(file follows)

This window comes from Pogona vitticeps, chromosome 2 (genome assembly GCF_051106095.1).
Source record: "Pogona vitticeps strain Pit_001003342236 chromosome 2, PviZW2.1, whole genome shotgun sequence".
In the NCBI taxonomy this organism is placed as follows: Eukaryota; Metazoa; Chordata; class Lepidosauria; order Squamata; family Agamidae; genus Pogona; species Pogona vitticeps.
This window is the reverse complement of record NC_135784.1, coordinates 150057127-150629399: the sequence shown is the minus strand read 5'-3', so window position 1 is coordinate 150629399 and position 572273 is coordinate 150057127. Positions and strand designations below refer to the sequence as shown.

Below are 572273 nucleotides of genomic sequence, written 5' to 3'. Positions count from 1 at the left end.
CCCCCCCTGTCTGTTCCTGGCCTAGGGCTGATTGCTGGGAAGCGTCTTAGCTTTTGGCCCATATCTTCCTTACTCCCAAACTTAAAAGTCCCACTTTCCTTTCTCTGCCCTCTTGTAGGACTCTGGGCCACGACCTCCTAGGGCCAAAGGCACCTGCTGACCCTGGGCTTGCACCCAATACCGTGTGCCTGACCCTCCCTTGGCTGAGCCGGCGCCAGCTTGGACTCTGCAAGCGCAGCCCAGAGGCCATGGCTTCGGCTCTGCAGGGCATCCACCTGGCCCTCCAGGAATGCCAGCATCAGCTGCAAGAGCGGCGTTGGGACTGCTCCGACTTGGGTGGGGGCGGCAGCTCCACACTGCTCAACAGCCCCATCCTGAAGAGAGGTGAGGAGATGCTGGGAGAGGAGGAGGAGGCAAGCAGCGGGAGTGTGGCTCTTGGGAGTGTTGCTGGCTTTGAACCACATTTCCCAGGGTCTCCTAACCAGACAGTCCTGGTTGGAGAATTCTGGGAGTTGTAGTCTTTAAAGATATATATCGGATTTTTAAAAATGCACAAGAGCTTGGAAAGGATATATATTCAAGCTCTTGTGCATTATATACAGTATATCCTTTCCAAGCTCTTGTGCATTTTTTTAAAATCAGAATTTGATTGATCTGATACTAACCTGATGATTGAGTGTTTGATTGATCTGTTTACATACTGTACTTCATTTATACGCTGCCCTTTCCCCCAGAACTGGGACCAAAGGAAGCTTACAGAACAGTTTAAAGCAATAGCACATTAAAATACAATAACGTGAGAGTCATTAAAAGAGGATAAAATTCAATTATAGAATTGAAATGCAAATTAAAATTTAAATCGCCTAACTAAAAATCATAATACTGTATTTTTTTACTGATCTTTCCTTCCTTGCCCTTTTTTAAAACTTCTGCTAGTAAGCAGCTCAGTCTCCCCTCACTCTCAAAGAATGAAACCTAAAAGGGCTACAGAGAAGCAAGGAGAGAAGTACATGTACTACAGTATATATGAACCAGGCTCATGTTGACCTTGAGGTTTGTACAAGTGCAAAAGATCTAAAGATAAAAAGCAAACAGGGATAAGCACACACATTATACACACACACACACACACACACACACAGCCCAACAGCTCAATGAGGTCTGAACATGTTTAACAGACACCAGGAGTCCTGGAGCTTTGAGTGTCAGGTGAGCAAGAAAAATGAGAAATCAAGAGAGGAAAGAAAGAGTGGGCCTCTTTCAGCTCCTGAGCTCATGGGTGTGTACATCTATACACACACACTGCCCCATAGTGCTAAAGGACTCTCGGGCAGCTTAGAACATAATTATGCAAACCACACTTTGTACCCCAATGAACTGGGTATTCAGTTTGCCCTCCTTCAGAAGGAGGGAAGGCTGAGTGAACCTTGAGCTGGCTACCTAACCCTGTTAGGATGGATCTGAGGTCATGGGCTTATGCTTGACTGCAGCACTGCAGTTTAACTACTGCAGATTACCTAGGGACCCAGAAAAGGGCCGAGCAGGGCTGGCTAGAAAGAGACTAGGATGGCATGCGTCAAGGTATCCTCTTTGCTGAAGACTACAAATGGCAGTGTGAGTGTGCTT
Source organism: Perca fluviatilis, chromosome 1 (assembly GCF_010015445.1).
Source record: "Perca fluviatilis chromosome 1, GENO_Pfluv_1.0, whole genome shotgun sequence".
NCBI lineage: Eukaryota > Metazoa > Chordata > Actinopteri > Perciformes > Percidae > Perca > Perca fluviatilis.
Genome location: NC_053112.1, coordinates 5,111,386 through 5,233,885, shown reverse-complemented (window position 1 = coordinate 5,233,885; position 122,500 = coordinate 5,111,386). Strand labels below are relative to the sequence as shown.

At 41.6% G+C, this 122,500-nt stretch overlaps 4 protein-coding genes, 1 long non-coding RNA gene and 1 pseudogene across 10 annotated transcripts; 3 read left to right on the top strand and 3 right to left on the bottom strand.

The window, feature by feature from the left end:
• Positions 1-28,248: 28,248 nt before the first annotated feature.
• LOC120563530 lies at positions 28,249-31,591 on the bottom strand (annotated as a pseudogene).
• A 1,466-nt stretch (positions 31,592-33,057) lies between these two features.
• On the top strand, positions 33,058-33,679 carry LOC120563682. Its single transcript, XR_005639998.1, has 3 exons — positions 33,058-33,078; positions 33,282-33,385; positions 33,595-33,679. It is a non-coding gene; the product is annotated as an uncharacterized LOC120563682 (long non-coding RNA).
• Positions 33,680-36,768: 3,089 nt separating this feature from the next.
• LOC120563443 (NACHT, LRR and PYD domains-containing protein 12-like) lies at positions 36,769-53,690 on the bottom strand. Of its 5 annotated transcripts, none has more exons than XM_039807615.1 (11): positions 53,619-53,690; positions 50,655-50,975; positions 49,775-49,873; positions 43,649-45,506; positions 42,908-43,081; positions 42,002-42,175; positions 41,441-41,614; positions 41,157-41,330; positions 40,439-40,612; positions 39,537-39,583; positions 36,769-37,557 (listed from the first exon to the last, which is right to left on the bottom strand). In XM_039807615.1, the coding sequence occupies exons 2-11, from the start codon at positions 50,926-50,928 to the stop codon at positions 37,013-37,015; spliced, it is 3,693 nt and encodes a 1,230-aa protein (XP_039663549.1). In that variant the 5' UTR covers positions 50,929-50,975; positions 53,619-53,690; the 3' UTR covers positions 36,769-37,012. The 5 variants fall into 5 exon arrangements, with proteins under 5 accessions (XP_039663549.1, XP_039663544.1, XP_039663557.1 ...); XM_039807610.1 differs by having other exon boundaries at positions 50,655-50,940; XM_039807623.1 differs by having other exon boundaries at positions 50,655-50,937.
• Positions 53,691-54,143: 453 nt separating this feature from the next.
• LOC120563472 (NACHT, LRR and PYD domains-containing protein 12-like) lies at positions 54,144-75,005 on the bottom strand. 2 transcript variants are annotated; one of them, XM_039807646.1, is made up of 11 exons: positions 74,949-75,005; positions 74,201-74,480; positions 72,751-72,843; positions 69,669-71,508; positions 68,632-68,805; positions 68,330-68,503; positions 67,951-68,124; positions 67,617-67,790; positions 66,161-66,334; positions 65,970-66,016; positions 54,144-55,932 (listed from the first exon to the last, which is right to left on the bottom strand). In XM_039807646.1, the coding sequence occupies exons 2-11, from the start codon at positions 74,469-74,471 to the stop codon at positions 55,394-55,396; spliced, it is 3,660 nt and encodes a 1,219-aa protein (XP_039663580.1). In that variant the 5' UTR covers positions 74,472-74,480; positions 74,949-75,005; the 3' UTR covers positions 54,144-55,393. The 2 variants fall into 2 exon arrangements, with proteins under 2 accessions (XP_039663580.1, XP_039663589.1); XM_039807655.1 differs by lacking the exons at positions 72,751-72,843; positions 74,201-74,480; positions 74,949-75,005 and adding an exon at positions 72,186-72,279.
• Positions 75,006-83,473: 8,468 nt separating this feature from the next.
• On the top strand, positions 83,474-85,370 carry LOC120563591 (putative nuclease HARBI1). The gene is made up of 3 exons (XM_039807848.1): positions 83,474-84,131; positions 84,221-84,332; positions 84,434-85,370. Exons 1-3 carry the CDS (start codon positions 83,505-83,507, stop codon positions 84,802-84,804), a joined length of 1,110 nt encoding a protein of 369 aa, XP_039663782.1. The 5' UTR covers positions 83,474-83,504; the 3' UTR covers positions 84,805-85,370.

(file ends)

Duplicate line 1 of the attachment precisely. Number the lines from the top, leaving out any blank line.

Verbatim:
This window comes from Pogona vitticeps, chromosome 2 (genome assembly GCF_051106095.1).